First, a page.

Number of Satellites: 2 (Phobos and Deimos)
Rotation Period: 24 hours and 37 minutes
Temperature: -140 to 20 degrees celsius (-220 to 60 fahrenheit)
Length of Year: About 1 Earth-year and ten and a half months (687 days)
Diameter: 6796 Km (4223 Miles)
Axial Tilt: 25.19 degrees
Atmosphere: Mainly Carbon Dioxide
Magnetic field: No (partial)


Missions to Mars:

Marsnik 1 (Mars 1960A)      -       10 October 1960      -       Attempted Mars Flyby (Launch Failure)
Marsnik 2 (Mars 1960B)      -       14 October 1960      -       Attempted Mars Flyby (Launch Failure)
Sputnik 22                            -       24 October 1962      -       Attempted Mars Flyby
Mars 1                                  -        1 November 1962      -       Mars Flyby (Contact Lost)
Sputnik 24                             -        4 November 1962      -       Attempted Mars Lander
Mariner 3                               -        5 November 1964      -       Attempted Mars Flyby
Mariner 4                              -       28 November 1964      -       Mars Flyby
Zond 2                                 -        30 November 1964      -       Mars Flyby (Contact Lost)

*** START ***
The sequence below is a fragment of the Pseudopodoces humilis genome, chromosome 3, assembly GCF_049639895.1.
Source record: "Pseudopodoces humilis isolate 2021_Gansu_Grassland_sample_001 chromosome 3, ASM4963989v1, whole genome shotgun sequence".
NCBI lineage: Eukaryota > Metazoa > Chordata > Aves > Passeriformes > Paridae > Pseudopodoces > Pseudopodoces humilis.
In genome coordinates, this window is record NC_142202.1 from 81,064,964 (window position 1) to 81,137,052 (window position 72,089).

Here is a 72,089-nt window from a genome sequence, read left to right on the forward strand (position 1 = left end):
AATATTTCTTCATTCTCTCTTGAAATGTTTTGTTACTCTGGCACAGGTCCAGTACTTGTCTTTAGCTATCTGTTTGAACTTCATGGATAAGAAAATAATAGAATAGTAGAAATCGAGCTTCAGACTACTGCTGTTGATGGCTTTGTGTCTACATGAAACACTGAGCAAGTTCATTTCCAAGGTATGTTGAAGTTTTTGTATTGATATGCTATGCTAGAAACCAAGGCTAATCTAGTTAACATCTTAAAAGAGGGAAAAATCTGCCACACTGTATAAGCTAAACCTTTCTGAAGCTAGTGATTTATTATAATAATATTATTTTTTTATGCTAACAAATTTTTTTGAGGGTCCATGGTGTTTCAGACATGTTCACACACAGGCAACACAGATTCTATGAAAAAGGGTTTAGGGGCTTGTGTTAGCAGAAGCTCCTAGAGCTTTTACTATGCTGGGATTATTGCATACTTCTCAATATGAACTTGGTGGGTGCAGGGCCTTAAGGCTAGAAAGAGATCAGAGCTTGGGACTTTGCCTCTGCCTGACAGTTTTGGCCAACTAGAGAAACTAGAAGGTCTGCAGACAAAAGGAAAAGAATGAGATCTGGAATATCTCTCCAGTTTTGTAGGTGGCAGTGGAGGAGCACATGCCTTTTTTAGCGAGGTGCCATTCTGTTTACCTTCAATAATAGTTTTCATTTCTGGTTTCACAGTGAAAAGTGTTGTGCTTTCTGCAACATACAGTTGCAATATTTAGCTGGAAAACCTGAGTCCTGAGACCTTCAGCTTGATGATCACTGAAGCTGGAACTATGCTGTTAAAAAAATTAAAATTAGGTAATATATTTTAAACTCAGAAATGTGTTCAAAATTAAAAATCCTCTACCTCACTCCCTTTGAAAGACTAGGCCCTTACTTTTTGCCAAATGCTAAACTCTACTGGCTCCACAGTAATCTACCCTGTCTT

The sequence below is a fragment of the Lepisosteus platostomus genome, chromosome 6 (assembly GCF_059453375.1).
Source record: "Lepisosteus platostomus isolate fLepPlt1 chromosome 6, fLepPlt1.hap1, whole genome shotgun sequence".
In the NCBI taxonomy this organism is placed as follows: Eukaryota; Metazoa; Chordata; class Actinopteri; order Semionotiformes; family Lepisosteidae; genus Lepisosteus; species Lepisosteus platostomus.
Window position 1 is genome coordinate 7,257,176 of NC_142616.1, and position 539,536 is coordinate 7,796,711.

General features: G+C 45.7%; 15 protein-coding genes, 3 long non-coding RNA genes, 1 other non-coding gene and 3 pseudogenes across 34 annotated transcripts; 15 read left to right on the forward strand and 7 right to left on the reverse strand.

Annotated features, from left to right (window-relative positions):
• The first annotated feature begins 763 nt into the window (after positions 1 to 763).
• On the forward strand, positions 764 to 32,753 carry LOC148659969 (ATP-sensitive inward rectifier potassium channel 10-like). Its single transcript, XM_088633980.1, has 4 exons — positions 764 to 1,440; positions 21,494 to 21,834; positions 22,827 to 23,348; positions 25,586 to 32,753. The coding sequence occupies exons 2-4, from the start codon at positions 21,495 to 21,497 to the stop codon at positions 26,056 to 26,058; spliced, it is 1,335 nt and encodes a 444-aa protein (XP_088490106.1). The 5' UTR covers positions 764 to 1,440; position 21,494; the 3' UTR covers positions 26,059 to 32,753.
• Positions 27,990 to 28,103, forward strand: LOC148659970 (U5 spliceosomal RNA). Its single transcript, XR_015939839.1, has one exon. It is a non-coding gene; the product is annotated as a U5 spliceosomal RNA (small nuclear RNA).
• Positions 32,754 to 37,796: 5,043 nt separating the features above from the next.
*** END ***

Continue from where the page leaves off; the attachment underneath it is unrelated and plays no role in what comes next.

Zond 3                                -         18 July 1965                -         Lunar Flyby, Mars Test Vehicle
Mariner 6                             -         25 February 1969      -       Mars Flyby
Mariner 7                             -         27 March 1969          -        Mars Flyby
Mars 1969A                        -         27 March 1969         -         Attempted Mars Orbiter (Launch Failure)
Mars 1969B                        -           2 April 1969           -         Attempted Mars Orbiter (Launch Failure)
Mariner 8                             -          8 May 1971            -         Attempted Mars Flyby (Launch Failure)
Cosmos 419                        -         10 May 1971           -         Attempted Mars Orbiter/Lander
Mars 2                                -         19 May 1971           -         Mars Orbiter/ Attempted Lander
Mars 3                                -         28 May 1971            -        Mars Orbiter/ Lander
Mariner 9                             -        30 May 1971           -        Mars Orbiter
Mars 4                                -         21 July 1973            -         Mars Flyby (Attempted Mars Orbiter)
Mars 5                                -         25 July 1973           -         Mars Orbiter
Mars 6                                -         5 August 1973        -         Mars Lander (Contact Lost)
Mars 7                                -         9 August 1973         -         Mars Flyby (Attempted Mars Lander)
Viking 1                              -         20 August 1975        -         Mars Orbiter and Lander
Viking 2                               -        9 September 1975    -       Mars Orbiter and Lander